By Kalinga Seneviratne
The landslide victory of the Sri Lanka Podujana Peramuna (SLPP – Sri Lanka Peoples’ Front) led by the Rajapaksa brothers throws a challenge to so-called “liberals” everywhere whose ideology may not be in sync when a huge portion of the electorate vote for a “strong” government rather than a coalition representing various segments of the community that may not provide political and economic stability at a time of a crisis.
As retired political science professor Jayadeva Uyangoda argues in a commentary published on August 9 in a number of media outlets in Sri Lanka, that the failure of the ‘yahapalanaya’ (good governance) government installed by the 2015 landmark elections with a promise of democratic revival, promoting peace and reconciliation and establishing corruption-free governance, has now given rise to a “radically new political alternative for Sri Lanka with a strong leader, a strong government, a strong administration with military participation, with just one strong centre of power with no checks and balances. The stress has been on the word strong,” he notes, adding that this word ‘strong’ has been couched in Sinhala-Buddhist patriotic symbolism and discourse.
In January 2015 President Mahinda Rajapaksa (brother of now President Gotabaya Rajapaksa) was voted out by Sri Lankan voters choosing his former ally Maitripala Sirisena as president under the slogan of ‘yahapalanaya’. At the time it seems the western “liberals” may have achieved their goal through the ballot box. Sirisena was propelled to power mainly by a Western-funded NGO campaign via social media that painted the Rajapaksa regime as corrupt and undemocratic.
But within months of coming to power, they were embroiled in the worse financial scandal in Sri Lanka’s history, when Prime Minister Ranil Wickremasinghe’s school days buddy Arjuna Mahendran installed as the new Central Bank governor was involved in a fraudulent bond scam.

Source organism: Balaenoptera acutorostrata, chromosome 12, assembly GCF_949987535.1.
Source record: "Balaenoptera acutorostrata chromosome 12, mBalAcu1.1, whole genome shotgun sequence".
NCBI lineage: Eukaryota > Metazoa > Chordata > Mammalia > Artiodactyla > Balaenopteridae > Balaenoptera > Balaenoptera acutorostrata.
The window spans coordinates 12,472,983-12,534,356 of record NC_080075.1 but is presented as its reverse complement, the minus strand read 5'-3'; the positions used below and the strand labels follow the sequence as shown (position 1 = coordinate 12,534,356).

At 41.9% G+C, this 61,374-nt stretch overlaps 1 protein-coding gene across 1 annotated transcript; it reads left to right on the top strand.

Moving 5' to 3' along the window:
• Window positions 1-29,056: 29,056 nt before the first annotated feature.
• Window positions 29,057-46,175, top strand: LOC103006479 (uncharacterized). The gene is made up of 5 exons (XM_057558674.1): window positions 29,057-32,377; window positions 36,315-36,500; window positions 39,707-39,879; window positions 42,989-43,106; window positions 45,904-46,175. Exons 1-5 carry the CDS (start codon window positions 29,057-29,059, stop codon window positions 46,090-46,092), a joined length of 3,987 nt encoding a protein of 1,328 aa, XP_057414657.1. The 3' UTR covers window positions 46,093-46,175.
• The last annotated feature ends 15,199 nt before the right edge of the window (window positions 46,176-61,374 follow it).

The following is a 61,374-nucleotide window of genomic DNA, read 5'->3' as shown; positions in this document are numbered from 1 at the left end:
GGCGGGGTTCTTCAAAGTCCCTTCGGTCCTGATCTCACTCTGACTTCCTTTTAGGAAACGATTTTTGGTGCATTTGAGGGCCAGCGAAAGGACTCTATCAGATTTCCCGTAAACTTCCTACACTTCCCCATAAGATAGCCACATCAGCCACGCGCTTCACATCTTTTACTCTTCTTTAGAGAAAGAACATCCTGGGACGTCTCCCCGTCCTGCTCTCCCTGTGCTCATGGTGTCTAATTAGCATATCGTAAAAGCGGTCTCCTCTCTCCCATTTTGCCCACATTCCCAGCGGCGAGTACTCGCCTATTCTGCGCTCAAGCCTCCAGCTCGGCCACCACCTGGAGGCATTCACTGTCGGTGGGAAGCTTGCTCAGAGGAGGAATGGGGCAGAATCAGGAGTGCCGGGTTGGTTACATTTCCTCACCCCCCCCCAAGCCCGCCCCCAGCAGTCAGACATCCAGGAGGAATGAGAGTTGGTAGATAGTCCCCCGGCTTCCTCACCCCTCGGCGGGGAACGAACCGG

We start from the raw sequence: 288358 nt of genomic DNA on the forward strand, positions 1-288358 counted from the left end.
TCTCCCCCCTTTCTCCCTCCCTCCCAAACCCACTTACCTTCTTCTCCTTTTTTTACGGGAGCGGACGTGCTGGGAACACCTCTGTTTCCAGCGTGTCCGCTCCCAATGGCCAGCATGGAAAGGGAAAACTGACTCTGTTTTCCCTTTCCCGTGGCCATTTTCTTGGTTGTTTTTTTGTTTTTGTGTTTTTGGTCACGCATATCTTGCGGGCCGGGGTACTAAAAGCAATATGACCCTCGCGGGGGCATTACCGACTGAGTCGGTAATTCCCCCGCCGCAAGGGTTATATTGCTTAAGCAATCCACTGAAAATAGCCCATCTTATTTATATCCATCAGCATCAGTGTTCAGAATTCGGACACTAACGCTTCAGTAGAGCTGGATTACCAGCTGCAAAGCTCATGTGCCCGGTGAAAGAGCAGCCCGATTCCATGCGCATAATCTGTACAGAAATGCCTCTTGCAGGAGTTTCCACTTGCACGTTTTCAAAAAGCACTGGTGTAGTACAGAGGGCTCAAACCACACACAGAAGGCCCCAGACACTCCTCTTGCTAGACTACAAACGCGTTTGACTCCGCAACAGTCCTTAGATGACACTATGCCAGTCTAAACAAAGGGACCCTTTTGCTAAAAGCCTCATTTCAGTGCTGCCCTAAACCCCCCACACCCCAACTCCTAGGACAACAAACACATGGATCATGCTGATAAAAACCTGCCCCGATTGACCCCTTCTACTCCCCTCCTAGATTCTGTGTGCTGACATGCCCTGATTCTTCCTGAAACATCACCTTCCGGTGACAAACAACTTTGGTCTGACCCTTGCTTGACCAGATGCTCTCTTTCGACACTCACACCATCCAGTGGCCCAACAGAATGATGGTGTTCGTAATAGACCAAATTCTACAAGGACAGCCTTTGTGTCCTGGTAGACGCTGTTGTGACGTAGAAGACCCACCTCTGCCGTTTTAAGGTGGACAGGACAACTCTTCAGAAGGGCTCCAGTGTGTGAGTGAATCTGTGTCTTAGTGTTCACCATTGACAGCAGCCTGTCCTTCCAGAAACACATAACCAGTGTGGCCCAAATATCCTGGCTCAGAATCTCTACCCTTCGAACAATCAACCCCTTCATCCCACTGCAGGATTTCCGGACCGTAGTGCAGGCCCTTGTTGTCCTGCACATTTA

The Sirisena-Wickremasinghe government was never able to recover from this, as infighting within the governing coalition intensified and Sri Lanka drifted into economic and political disarray. The opposition regrouped under the leadership of the Rajapaksa brothers under a new party SLPP that accused the government of selling national assets to foreigners and crawling to the West by surrendering its sovereignty by co-sponsoring a resolution at the Geneva-based UN Human Rights Council (UNHRC) that committed the country to account for “war crimes” allegedly committed by its armed forces in the final phase of the war in 2009 to eliminate the terror group Liberation Tigers of Tamil Eelam (LTTE).
This resolution would involve setting up war crimes tribunals in Sri Lanka where foreign judges would sit in judgement. The surrender to UNHRC and the West was seen by the Sinhala Buddhist majority in particular, as an affront to their cultural identity, and SLPP was able to mobilise them.
“The resounding electoral victory on August 5 of the SLPP, and particularly of the Rajapaksa brothers, clearly reflects the emphatic re-emergence of Lankan nationalism. To be precise, Sinhala Buddhist nationalism,” argues Dr Palitha Kohona, former Sri Lankan permanent representative to the United Nations. “Disregarded for five years by the previous Government, the Sinhala people felt betrayed as the country lurched aimlessly, mainly in a hardly disguised effort to please Western countries and pro-Western liberal NGOs. The wishes and sensitivities of the majority of the people counted for very little.”
In a statement issued to the Sri Lankan media on August 7, British Conservative peer, Lord Naseby, who is the President and founder of the All-Party British Sri Lanka Parliamentary Group in the UK has described the electoral outcome as “a sea change never before witnessed”. He has been critical of the U.S.-EU war crimes witch-hunt of Sri Lanka in Geneva and has been a lone voice in the British parliament supporting the Sinhalese against a well-organised Tamil diaspora pro-LTTE propagandists in the UK.
“This is true democracy at work…. This is a new dawn for Sri Lanka, a fresh era creating the opportunity for the country to come together and finally put to bed the idea of any Tamil Eelam independence movement,” he said. “Now is the time for the West to understand the new mood in Sri Lanka; the desire on all sides for reconciliation to become realistic without any interference from the West or the UN Human Rights Council,” added Lord Naseby.